The way you welcome first-time donors is the first step in retaining them. However, as many as 80% of first-time donor will not make a second gift. You should develop a robust, data-driven retention plan, a series of touchpoints to keep your organization at the forefront of your donors’ minds.
These might include:
- Emails and newsletters sharing impact stories
- Invitations to insider events
- Surveys or questionnaires to gather input and give donors a voice
- Videos that tell a powerful story about the impact of philanthropy
- Personal phone calls and visits
- Well-timed, segmented appeals
Fostering donor engagement leads to higher retention and increased giving.
2. Actively Cultivate and Celebrate Mid-Level Gifts
Mid-level gifts are powerful in their own right. In focusing heavily on securing principal gifts, some organizations may miss the opportunity to grow mid-level gifts that can have a big impact on sustaining their mission. It’s a nice side effect that it can also serve to bolster major giving efforts.
Mid-Level Gifts Fuel Your Everyday Mission
Some of your mid-level donors may make more significant gifts in the future right now, but the impact of 400 donors giving $1,000, $5,000, and $10,000 can add up to the equivalent of a handful of donors providing six-and seven- figure gifts. Mid-level gifts also tend to be undesignated or designated for budget-relieving purposes. And that means these gifts can fuel your mission each and every day.
The gift officer assigned to cultivating this portfolio is doing valuable work. In fact, they ultimately yield similar ROI as the leadership giving officer closing a handful of principal gifts.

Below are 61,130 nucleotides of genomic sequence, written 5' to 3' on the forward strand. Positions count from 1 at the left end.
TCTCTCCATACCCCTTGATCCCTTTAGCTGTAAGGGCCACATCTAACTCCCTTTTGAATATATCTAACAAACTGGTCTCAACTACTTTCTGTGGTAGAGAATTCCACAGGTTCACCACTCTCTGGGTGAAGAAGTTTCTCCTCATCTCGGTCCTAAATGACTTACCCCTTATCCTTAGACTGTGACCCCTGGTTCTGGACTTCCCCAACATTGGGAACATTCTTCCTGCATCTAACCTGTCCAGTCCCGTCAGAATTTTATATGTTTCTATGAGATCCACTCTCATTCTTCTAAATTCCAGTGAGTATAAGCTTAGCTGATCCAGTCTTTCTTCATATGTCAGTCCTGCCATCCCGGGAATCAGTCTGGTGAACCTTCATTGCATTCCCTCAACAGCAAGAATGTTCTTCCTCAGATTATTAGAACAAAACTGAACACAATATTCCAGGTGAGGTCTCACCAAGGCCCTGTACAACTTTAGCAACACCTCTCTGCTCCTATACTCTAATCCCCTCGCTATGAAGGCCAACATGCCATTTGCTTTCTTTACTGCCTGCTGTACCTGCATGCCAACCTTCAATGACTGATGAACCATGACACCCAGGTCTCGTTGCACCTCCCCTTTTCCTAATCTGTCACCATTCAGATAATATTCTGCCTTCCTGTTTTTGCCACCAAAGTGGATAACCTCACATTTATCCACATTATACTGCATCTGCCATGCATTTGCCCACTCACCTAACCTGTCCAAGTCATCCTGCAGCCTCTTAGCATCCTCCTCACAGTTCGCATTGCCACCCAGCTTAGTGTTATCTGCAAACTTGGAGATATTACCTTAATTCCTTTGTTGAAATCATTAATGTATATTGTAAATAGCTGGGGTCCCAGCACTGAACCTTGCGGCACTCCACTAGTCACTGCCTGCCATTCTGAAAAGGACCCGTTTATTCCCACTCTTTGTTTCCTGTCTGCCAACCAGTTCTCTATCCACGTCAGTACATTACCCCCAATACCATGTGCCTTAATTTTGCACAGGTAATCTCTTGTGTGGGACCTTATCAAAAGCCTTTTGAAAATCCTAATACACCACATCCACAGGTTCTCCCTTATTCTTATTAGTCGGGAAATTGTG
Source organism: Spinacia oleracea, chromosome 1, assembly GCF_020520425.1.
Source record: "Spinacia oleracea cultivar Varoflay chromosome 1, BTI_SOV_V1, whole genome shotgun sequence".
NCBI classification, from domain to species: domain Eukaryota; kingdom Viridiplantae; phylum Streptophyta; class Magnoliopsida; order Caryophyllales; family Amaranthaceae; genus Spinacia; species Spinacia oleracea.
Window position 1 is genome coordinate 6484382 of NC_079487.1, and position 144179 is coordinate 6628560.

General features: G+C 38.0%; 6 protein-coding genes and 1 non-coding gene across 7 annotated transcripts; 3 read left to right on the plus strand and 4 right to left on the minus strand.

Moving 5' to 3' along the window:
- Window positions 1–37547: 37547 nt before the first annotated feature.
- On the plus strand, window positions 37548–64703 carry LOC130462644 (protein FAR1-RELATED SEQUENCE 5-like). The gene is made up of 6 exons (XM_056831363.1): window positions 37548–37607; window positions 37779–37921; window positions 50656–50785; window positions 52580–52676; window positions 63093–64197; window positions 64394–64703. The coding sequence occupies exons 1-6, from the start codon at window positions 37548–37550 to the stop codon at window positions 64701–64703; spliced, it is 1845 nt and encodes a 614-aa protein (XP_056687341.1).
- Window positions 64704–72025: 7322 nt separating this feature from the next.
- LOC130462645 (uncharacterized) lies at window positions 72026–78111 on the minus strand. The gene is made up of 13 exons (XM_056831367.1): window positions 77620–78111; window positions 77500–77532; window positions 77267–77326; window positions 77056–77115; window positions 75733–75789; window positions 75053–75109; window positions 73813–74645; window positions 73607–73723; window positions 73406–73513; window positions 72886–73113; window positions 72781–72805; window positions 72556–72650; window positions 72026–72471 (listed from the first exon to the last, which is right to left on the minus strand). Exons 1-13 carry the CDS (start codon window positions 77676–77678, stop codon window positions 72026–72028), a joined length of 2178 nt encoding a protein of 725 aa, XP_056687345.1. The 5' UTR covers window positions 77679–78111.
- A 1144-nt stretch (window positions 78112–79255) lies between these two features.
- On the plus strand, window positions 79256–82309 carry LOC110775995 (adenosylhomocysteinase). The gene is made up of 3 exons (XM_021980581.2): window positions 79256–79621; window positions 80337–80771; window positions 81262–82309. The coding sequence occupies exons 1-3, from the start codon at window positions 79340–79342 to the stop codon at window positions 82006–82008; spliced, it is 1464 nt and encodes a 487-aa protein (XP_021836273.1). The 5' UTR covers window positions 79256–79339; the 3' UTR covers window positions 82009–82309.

Mid-Level Gifts Are Some Donors’ Most Generous Gifts
For many of your donors, a $10,000 gift is remarkably generous. It could be the largest gift they have ever made. This is especially true if they’re giving out of their income, not accumulated assets. They deserve to be celebrated and recognized.
3. Comb Your Consecutive Giving Report to Identify Planned Giving Prospects
Planned gifts are often the culmination of a lifetime of support. For many donors — especially those concerned about preserving the resources they’ll need later in life — a planned gift is the safest and most beneficial way to make a sizeable contribution. The most accurate predictor of this step is loyalty.
Many excellent planned giving prospects will never make a significant outright gift. In fact, their average gift might only be $25, $50, or $75. Furthermore, they may fall under the radar when you conduct wealth screenings. In their best-selling book, Thomas Stanley and William Danko coined these understated philanthropists “millionaires next door.”
To identify these quiet but faithful prospects, take a close look at your consecutive giving report. Consider inviting loyal donors with a giving history of 10 years or more to special events. Assign them to your mid-level development officers for qualification and cultivation. With some careful stewardship, these donors may be willing to document their estate plans or even make an irrevocable planned gift like a charitable gift annuity.
Build a Major Gift Pipeline that Supports Your Organization for Years to Come
Even as you pursue the current year’s revenue goals, future success depends on a strong major gift pipeline that propels your organization forward for years to come.
To do so, welcome your new donors warmly. Cultivate and celebrate the genuine generosity of your mid-level donors. And seek out the quiet, unassuming “millionaires next door” who just might surprise you with transformational planned gifts you never saw coming.
It takes time and effort, but a stronger gift pipeline is within your reach.